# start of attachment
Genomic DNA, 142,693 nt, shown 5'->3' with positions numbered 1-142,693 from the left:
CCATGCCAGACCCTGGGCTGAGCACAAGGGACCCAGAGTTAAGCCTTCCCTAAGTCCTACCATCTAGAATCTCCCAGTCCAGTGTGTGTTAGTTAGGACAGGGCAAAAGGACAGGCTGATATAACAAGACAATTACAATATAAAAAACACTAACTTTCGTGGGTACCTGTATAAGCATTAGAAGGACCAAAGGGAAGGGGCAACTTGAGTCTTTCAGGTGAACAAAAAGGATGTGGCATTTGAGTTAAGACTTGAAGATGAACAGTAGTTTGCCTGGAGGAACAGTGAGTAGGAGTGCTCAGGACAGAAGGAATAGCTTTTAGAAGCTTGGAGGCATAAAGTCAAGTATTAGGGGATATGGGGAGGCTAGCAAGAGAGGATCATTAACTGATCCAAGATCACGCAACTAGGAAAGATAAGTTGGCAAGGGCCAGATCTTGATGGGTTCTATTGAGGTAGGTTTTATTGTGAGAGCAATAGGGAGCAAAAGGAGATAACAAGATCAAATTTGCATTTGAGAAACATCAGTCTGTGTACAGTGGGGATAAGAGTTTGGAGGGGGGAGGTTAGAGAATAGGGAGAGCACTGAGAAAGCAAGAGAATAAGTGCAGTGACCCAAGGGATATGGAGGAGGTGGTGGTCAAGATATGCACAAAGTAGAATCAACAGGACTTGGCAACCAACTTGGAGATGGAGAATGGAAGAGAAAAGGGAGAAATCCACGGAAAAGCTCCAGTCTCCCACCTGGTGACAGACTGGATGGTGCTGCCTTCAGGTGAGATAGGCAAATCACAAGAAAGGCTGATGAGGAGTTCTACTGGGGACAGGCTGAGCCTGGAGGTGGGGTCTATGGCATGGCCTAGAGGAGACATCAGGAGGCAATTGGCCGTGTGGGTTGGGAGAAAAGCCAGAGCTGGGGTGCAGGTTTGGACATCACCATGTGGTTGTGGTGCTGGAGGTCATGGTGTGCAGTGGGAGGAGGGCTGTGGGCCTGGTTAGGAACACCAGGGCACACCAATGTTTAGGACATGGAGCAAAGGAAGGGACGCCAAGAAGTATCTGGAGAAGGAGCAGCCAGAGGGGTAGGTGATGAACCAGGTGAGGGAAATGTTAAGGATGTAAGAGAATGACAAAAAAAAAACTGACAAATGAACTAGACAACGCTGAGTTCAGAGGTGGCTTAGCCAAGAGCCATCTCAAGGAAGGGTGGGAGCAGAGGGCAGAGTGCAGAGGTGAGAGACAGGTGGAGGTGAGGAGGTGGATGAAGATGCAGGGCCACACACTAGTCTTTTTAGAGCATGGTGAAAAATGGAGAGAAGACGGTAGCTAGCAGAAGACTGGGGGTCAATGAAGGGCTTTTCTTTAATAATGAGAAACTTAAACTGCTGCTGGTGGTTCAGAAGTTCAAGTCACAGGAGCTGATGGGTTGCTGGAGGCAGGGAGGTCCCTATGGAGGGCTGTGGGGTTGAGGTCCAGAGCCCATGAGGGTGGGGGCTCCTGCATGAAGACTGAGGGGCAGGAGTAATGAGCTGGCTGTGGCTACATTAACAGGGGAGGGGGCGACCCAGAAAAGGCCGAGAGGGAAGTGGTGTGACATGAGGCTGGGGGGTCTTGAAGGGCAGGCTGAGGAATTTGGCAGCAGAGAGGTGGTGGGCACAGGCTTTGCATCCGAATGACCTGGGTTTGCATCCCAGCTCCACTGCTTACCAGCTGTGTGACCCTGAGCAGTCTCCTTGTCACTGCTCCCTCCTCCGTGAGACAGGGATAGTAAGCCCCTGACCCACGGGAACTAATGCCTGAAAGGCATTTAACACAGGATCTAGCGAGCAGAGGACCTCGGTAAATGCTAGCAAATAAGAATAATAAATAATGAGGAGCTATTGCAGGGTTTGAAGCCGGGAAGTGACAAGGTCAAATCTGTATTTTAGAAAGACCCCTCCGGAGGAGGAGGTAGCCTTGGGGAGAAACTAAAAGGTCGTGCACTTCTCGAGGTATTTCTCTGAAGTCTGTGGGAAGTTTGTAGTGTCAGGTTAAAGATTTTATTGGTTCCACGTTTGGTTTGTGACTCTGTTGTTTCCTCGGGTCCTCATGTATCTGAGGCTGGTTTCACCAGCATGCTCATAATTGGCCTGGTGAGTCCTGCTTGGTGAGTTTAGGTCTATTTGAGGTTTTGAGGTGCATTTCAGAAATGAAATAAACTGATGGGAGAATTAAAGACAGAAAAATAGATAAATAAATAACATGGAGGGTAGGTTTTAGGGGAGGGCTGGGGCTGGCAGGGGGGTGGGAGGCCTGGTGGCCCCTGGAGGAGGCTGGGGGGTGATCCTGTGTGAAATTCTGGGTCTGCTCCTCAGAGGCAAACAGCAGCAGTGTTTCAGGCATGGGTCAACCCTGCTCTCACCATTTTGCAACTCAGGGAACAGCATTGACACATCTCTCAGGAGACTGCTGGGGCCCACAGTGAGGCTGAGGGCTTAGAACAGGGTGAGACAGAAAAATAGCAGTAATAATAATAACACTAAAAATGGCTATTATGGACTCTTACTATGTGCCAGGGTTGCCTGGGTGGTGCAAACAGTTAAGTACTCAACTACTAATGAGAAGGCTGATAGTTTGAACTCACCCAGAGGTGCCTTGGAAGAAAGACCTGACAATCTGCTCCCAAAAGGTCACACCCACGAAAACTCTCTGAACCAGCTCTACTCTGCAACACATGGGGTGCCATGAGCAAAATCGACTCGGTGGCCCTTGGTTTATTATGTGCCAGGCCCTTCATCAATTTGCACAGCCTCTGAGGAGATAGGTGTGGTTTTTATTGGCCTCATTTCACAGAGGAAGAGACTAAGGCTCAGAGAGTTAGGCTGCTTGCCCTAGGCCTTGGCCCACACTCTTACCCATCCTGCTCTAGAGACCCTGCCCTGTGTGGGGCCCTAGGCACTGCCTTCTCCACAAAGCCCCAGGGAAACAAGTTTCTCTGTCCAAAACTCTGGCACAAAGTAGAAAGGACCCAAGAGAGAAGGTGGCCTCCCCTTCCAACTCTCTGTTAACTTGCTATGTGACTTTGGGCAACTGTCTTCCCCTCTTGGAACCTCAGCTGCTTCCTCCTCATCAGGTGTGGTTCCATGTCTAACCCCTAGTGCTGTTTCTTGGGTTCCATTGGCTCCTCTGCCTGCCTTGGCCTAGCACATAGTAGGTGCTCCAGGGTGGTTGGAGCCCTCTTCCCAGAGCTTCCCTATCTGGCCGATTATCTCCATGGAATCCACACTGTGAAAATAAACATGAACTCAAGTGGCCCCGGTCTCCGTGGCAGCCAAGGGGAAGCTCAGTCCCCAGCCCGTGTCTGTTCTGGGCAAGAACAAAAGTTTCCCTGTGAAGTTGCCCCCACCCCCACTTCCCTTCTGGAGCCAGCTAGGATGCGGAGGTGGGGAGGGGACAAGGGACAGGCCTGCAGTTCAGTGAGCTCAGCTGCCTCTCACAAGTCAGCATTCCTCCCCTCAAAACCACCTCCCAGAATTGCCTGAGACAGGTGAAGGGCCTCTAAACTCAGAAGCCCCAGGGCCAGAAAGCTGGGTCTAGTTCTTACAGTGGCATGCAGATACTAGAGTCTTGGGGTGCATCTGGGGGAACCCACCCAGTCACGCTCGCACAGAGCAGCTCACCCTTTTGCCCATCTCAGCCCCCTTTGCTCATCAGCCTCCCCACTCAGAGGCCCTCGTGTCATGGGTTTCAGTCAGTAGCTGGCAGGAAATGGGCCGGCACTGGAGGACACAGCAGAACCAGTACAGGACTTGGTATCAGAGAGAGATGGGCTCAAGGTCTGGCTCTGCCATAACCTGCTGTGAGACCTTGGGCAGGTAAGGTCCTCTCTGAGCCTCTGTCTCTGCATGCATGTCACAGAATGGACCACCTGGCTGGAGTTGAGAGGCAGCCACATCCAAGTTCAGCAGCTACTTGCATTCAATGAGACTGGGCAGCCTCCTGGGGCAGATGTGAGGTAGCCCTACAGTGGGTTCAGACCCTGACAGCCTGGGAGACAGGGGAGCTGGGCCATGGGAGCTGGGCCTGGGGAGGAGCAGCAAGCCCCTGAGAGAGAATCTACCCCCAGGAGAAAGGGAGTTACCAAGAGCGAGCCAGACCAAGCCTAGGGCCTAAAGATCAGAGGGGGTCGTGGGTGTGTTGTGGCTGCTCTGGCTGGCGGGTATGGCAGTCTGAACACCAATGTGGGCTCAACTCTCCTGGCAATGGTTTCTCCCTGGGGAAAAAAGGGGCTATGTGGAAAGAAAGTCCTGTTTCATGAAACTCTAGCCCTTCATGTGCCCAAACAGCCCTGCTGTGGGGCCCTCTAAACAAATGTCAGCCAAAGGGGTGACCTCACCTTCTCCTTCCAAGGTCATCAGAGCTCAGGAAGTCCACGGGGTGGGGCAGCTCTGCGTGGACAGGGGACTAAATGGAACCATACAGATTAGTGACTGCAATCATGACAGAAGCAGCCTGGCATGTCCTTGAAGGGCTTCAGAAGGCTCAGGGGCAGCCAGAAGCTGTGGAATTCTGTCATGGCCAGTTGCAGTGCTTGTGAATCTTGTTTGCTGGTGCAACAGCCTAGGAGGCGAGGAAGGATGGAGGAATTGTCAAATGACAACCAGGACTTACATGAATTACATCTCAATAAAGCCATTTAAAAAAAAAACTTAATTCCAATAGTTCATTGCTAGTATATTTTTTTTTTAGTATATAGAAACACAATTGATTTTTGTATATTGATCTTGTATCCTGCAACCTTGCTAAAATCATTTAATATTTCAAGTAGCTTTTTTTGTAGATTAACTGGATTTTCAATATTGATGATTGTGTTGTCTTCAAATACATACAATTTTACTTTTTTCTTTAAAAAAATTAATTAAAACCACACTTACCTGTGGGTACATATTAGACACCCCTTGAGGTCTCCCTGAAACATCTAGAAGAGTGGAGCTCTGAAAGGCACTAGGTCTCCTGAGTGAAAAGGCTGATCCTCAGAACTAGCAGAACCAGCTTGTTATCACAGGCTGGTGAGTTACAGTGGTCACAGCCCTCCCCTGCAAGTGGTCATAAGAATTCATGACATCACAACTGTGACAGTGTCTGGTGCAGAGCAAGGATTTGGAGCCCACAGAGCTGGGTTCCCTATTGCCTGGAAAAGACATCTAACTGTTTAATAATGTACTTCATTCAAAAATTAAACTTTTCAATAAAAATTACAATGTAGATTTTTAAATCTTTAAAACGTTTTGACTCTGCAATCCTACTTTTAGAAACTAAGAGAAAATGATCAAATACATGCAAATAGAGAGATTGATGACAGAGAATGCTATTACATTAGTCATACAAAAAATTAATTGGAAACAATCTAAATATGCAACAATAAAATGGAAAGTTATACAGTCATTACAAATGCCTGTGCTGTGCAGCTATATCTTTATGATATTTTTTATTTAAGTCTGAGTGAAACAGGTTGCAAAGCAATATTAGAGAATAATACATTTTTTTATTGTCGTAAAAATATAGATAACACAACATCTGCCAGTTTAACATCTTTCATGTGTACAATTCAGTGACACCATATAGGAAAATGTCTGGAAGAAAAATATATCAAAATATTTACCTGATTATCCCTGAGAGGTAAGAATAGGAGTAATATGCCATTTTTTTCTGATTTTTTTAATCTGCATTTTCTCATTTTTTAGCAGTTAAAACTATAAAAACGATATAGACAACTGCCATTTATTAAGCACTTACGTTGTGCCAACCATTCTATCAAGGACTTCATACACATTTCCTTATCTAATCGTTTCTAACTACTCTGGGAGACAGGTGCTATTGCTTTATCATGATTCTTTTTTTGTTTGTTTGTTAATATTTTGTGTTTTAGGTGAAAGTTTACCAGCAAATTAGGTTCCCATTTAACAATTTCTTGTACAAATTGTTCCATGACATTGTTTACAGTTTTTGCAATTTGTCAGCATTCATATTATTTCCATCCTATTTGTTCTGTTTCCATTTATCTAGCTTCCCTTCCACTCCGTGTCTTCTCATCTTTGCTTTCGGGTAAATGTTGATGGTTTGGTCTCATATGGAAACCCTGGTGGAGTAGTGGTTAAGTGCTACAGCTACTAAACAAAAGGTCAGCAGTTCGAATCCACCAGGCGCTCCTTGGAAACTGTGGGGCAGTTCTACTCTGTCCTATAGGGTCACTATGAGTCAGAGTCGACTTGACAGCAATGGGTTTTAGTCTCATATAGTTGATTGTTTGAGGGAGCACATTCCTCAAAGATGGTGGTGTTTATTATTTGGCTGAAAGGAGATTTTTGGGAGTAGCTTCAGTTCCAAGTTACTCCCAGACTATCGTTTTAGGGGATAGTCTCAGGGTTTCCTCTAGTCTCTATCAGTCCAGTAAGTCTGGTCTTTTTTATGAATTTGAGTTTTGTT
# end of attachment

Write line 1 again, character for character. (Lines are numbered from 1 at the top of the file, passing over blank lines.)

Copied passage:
Genomic DNA, 142,693 nt, shown 5'->3' with positions numbered 1-142,693 from the left: